There are a few layers to this response.  First is just a simple reprimand, asking the child to stop the behavior.  Sometimes this does the trick.  Next would be trying to redirect the child. And lastly, you would need to administer some consequences.  Let’s look at each of these in more detail.

*First – Reprimand.  As you know, I’m a big believer in choosing the correct words and believe there’s a “better way to say it.”  So I have quite a bit to say about the reprimand – what to say and what not to say, and how to say it.

Just as in “How to give instructions“, it’s important to go over to where the child is, look her in the eye for 2-3 seconds, and calmly say something simple and to the point.  Try to include what TO DO also (explain the behavior you do want).  “We do not jump on the couch.  Your feet need to stay on the floor.”

Be direct, unemotional, and precise.  Don’t talk too much. Save words for the happy times.  This can be really hard!  But again, make it a game with yourself, tell yourself it’s good to learn new things/try hard things, and you are up to the challenge!  It’s important to get your message across using only a few words, with as little time spent as it is possible. Don’t lecture or try to drive home the point. The more words you use the more you dilute your meaning, and the less effective you become.  Again, you might want to write out some sentences for potential misbehavior situations and practice them.

Don’t keep reminding, saying it over and over. This just gives the child the message that you don’t think they hear you or remember.  Say it once (or twice) and expect them to remember and they will live up to that expectation.

Don’t ask a lot of questions about inappropriate behavior: “Why did you do that?” Sometimes you do want to know what the situation was or what might have prompted the action.  It’s okay to talk about it a little, asking, “What was happening here?” or “What happened right before you threw the toy?”  You’re trying to elicit information in a non-judgmental, compassionate, listening way.  And the point is to LISTEN more than talk.  However, if you’re not in an emotional state to do this, just skip that whole part of the conversation!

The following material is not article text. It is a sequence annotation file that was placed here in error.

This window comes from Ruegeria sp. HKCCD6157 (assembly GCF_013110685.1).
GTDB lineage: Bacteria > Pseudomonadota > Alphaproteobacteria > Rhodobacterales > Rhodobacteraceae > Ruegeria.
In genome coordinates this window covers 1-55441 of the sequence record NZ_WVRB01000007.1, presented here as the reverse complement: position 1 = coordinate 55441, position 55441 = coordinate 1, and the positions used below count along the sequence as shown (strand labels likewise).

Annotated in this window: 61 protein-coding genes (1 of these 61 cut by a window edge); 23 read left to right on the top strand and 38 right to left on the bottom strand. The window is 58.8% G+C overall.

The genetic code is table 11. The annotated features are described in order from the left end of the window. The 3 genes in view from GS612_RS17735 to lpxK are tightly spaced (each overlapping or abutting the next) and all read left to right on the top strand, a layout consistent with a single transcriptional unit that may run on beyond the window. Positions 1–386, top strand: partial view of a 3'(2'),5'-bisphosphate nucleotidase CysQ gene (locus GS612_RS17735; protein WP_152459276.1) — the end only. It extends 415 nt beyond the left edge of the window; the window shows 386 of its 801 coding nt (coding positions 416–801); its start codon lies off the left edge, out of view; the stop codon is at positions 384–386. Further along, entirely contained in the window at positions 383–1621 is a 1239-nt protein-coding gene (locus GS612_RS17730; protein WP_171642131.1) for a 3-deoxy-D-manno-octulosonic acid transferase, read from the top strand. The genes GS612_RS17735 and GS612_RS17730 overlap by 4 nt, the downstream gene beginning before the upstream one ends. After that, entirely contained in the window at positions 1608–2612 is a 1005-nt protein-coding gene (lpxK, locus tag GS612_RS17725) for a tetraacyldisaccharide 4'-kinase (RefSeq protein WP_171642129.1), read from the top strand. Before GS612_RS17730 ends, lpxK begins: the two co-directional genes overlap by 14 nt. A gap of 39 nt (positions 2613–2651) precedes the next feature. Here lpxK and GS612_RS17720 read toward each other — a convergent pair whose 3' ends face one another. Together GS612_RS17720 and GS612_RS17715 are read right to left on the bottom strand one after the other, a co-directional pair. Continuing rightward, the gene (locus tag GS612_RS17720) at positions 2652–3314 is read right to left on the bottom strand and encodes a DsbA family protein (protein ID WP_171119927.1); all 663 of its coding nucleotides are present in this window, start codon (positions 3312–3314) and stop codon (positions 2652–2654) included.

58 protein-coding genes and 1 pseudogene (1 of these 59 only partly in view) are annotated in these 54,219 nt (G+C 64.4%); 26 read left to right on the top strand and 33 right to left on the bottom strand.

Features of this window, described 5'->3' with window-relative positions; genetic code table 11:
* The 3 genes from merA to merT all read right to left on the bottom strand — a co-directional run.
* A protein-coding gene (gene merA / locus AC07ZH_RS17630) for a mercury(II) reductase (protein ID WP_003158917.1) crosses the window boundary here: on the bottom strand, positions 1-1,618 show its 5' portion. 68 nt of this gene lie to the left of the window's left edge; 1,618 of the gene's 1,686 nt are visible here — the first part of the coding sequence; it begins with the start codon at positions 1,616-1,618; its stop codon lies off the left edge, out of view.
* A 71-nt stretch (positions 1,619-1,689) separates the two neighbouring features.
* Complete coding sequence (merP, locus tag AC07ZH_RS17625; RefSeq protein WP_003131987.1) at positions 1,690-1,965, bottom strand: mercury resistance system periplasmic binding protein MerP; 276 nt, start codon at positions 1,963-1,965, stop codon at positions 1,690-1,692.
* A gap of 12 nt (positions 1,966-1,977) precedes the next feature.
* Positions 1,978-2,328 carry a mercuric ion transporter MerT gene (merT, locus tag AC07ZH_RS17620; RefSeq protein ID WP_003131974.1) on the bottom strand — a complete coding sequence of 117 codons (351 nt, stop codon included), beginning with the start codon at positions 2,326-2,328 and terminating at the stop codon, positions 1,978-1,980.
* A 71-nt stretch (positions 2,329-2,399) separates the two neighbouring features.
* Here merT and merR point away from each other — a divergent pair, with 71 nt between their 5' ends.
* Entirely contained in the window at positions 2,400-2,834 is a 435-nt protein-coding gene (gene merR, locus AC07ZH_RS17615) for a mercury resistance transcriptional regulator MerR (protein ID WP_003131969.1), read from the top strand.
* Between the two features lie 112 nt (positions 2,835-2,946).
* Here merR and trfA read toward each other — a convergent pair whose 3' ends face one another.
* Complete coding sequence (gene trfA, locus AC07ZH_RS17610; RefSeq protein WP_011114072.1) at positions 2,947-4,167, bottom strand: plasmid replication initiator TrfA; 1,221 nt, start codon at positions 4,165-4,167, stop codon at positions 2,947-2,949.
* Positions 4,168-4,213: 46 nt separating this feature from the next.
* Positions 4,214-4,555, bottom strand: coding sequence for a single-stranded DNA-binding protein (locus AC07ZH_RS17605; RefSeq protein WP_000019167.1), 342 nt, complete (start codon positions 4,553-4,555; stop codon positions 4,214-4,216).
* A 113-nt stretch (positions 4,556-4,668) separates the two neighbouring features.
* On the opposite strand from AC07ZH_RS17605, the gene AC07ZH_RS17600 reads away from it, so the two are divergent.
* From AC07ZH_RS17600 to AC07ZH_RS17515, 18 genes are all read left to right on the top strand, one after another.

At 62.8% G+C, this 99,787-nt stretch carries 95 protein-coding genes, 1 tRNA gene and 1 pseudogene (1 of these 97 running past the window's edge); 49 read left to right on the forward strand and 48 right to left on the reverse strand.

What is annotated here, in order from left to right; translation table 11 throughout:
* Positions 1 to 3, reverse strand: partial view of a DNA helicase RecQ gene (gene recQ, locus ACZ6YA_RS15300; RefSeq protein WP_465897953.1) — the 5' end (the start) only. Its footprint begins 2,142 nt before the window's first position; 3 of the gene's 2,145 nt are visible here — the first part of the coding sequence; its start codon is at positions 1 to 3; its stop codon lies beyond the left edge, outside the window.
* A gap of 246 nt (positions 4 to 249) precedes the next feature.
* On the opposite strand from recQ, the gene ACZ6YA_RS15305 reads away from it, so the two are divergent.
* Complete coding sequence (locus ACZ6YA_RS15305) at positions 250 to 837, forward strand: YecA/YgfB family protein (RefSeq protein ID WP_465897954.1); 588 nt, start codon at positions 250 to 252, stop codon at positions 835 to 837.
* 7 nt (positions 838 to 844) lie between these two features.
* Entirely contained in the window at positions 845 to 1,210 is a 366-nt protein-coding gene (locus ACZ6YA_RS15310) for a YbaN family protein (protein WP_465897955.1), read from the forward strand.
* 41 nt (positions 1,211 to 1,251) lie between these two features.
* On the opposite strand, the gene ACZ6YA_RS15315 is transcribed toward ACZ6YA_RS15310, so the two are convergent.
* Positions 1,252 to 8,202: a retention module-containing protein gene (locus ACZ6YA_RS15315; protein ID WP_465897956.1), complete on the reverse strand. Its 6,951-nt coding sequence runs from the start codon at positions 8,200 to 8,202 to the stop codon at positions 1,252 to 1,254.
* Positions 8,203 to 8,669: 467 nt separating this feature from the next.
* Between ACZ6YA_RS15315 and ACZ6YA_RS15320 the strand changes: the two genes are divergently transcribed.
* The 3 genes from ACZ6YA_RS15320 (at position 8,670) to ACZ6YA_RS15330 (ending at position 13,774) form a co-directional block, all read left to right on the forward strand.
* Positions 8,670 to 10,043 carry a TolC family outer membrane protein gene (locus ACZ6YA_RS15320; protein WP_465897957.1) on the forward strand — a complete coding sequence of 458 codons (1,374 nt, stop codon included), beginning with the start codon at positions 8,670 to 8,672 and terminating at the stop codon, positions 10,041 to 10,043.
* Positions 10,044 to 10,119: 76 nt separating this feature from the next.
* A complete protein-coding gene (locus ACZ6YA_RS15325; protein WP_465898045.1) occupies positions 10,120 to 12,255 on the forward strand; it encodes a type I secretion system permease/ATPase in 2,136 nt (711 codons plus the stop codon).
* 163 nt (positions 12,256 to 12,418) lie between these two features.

Give her the benefit of the doubt: “That’s not like you.” And when she balks at some instruction or reprimand, you can say something like, “I’m sorry you’re upset.  Something surely must have gone wrong, otherwise you would not have behaved in this way. You’ll feel better in a moment.” Or, “You’ll be happier and feel a lot better after you’ve calmed down.  Things happen that can really upset us.  I know the feeling.  Let’s talk about it in 10-15 minutes.”

All these sentences and many more can be found here.  Print them out – practice them!  You’ll feel dumb at first, but soon this style of speaking becomes second nature to you, and will improve your interactions with your child and your child’s behavior.

Side Note: If your child’s behavior is disruptive to someone else (guests are over, you’re out in public, he’s thrashing around and hurting you or a sibling), you’re not going to continue this “talking” phase for long.  Just like many things in parenting, the spoken reprimand is the ideal, the first step in attempting to change his behavior, but many times it takes more than that.  Many difficult behavior situations don’t have one “right” way to deal with them.   The goal is just to get through that situation without getting overly angry and saying or doing something you’ll regret.  Stay calm and deal with it through talking, or when necessary, removing the child from the situation.  Don’t worry too much about the particulars of how to handle this extreme situation.  If, for the most part, you are following all the other principles I’ve outlined (in this and other posts), you’ll have an overall parenting vision or plan and a framework of skills to fall back on.

*Then – Redirect. If the spoken reprimand is not working and the misbehavior continues, your next step is trying to redirect the child.  The point of this is to redirect the child’s attention to something positive, either something different to do or something else to think about.  Then, hopefully, she will forget about the problem at hand, and stop the problem behavior.  “Let’s play with this toy instead.”  “Did you know that daddy will be home soon?”  “Have you tried the purple crayon?  That’s mommy’s favorite color.”  “After dinner let’s play a game together.”

You don’t have to worry about “teaching the lesson” or letting the child know that the behavior was wrong.  If you’ve said a sentence or two about what not to do and what to do (“When you take her crayon she feels sad.  Let’s just color with these crayons.”), that’s one step to teaching the correct behavior.  The other step comes later, when you catch her doing the correct behavior and comment on it.  You don’t have to make the child perform the correct behavior right then, like share the toy or say “I’m sorry.”  That just puts you in a power struggle, and you have a good chance of losing!